Bruynzeel supplies the French company Champerché with mobile storage systems for the cultivation of vegetables in vacant buildings. It concerns a former parking garage of 1.300 m² in a western suburb of Paris (Sartrouville). Aromatic herbs, vegetables and fruit are grown here. Vertical farming makes it possible to grow almost any type of crop indoors, anywhere in the world. The long-term goal is to help the Paris region become self-sufficient by growing high-quality fresh food that is sustainably grown.
Cultivation of crops in buildings and in several layers one above the other is also known as vertical farming. In this way, 90% less water and much less land area is needed (10-20x less) than with traditional agriculture. Champerché is a French company that has been focusing on urban agriculture through vertical farming since its foundation in 2017. Bruynzeel supplies Champerché with the storage systems for the stackable and portable hydroponic systems. The use of mobile racks guarantees a higher yield per m². These systems are designed specifically to accommodate the plants, water and ventilation systems.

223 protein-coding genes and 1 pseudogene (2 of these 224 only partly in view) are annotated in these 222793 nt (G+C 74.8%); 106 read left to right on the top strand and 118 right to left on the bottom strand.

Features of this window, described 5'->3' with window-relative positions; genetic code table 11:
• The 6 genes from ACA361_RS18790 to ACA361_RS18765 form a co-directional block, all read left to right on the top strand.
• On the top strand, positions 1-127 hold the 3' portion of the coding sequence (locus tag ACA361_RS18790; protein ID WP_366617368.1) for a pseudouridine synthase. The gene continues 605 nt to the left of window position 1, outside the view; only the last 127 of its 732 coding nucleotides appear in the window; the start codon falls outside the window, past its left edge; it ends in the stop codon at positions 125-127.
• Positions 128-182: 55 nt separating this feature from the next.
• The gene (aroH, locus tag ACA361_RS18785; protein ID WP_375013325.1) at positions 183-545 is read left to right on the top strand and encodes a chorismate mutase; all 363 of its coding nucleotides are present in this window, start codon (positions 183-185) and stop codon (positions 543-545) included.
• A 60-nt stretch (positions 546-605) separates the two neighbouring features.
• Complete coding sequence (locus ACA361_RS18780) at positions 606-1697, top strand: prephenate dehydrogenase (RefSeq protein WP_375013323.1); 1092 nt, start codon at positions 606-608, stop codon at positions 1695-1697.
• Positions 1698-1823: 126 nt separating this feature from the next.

Growing crops in several layers one above the other in buildings allows sustainable, efficient and fully controlled cultivation. In many cities, many commercial buildings and offices are empty. Utilizing these buildings through vertical farming creates a safe, healthy and sustainable way to provide the rapidly growing population of cities with locally produced fresh food. Bruynzeel would like to contribute with our systems to the rapid growth of this form of local and sustainable horticulture by heavily reducing the footprint. At Bruynzeel we call this “Creating space for a healthy planet.”
Managing Director, Champerché
Due to their robustness and efficient use of space, Bruynzeel’s systems are ideally suited for vertical farming. By adding mesh shelves, LED lighting and a water distribution system to a mobile storage system, the vertical farming systems can be made operational quickly at relatively low costs. The use of movable storage systems in a conditioned space is essential for a high yield per m².